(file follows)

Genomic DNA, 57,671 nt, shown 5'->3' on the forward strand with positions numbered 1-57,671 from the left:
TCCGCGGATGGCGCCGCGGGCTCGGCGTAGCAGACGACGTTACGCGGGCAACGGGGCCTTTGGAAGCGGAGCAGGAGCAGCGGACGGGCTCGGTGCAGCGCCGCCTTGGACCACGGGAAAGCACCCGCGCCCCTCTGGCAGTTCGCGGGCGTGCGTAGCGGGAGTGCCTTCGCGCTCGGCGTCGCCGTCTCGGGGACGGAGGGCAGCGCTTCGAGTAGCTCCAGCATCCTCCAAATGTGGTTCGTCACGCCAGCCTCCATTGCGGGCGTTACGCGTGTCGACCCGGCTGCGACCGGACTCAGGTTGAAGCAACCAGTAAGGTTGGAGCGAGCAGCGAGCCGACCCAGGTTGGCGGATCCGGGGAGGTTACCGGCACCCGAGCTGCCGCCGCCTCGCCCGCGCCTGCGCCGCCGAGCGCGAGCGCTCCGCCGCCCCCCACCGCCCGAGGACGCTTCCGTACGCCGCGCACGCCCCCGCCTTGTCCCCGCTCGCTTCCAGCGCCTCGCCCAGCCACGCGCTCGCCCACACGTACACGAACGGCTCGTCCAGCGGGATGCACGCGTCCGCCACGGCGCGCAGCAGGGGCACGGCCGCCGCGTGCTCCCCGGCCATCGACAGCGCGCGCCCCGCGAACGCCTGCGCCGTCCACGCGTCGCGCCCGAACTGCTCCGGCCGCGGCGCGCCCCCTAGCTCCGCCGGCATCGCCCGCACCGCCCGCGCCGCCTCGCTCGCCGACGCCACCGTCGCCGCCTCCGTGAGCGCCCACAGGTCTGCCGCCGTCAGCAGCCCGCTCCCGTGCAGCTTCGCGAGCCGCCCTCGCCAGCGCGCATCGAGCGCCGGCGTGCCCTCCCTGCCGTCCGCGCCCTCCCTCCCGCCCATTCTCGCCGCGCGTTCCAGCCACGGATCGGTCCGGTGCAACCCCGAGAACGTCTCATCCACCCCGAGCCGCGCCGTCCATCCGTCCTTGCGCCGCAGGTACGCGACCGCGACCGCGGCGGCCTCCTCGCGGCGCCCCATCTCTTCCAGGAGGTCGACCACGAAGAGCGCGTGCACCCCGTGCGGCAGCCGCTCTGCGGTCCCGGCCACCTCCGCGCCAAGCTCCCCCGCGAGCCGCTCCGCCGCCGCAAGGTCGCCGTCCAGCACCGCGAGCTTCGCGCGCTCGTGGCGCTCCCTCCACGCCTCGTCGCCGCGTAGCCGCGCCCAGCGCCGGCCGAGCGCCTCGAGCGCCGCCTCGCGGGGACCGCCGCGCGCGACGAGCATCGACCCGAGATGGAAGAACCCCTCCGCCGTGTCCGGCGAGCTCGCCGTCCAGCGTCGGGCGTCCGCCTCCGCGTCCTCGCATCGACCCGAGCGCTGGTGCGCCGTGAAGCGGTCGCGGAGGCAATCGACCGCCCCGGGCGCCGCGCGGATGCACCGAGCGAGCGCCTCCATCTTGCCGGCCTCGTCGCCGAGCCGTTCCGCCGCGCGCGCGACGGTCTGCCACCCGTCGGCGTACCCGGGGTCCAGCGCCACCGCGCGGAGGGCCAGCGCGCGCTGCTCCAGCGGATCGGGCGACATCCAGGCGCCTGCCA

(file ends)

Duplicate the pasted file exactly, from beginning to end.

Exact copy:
Genomic DNA, 57,671 nt, shown 5'->3' on the forward strand with positions numbered 1-57,671 from the left:
TCCGCGGATGGCGCCGCGGGCTCGGCGTAGCAGACGACGTTACGCGGGCAACGGGGCCTTTGGAAGCGGAGCAGGAGCAGCGGACGGGCTCGGTGCAGCGCCGCCTTGGACCACGGGAAAGCACCCGCGCCCCTCTGGCAGTTCGCGGGCGTGCGTAGCGGGAGTGCCTTCGCGCTCGGCGTCGCCGTCTCGGGGACGGAGGGCAGCGCTTCGAGTAGCTCCAGCATCCTCCAAATGTGGTTCGTCACGCCAGCCTCCATTGCGGGCGTTACGCGTGTCGACCCGGCTGCGACCGGACTCAGGTTGAAGCAACCAGTAAGGTTGGAGCGAGCAGCGAGCCGACCCAGGTTGGCGGATCCGGGGAGGTTACCGGCACCCGAGCTGCCGCCGCCTCGCCCGCGCCTGCGCCGCCGAGCGCGAGCGCTCCGCCGCCCCCCACCGCCCGAGGACGCTTCCGTACGCCGCGCACGCCCCCGCCTTGTCCCCGCTCGCTTCCAGCGCCTCGCCCAGCCACGCGCTCGCCCACACGTACACGAACGGCTCGTCCAGCGGGATGCACGCGTCCGCCACGGCGCGCAGCAGGGGCACGGCCGCCGCGTGCTCCCCGGCCATCGACAGCGCGCGCCCCGCGAACGCCTGCGCCGTCCACGCGTCGCGCCCGAACTGCTCCGGCCGCGGCGCGCCCCCTAGCTCCGCCGGCATCGCCCGCACCGCCCGCGCCGCCTCGCTCGCCGACGCCACCGTCGCCGCCTCCGTGAGCGCCCACAGGTCTGCCGCCGTCAGCAGCCCGCTCCCGTGCAGCTTCGCGAGCCGCCCTCGCCAGCGCGCATCGAGCGCCGGCGTGCCCTCCCTGCCGTCCGCGCCCTCCCTCCCGCCCATTCTCGCCGCGCGTTCCAGCCACGGATCGGTCCGGTGCAACCCCGAGAACGTCTCATCCACCCCGAGCCGCGCCGTCCATCCGTCCTTGCGCCGCAGGTACGCGACCGCGACCGCGGCGGCCTCCTCGCGGCGCCCCATCTCTTCCAGGAGGTCGACCACGAAGAGCGCGTGCACCCCGTGCGGCAGCCGCTCTGCGGTCCCGGCCACCTCCGCGCCAAGCTCCCCCGCGAGCCGCTCCGCCGCCGCAAGGTCGCCGTCCAGCACCGCGAGCTTCGCGCGCTCGTGGCGCTCCCTCCACGCCTCGTCGCCGCGTAGCCGCGCCCAGCGCCGGCCGAGCGCCTCGAGCGCCGCCTCGCGGGGACCGCCGCGCGCGACGAGCATCGACCCGAGATGGAAGAACCCCTCCGCCGTGTCCGGCGAGCTCGCCGTCCAGCGTCGGGCGTCCGCCTCCGCGTCCTCGCATCGACCCGAGCGCTGGTGCGCCGTGAAGCGGTCGCGGAGGCAATCGACCGCCCCGGGCGCCGCGCGGATGCACCGAGCGAGCGCCTCCATCTTGCCGGCCTCGTCGCCGAGCCGTTCCGCCGCGCGCGCGACGGTCTGCCACCCGTCGGCGTACCCGGGGTCCAGCGCCACCGCGCGGAGGGCCAGCGCGCGCTGCTCCAGCGGATCGGGCGACATCCAGGCGCCTGCCA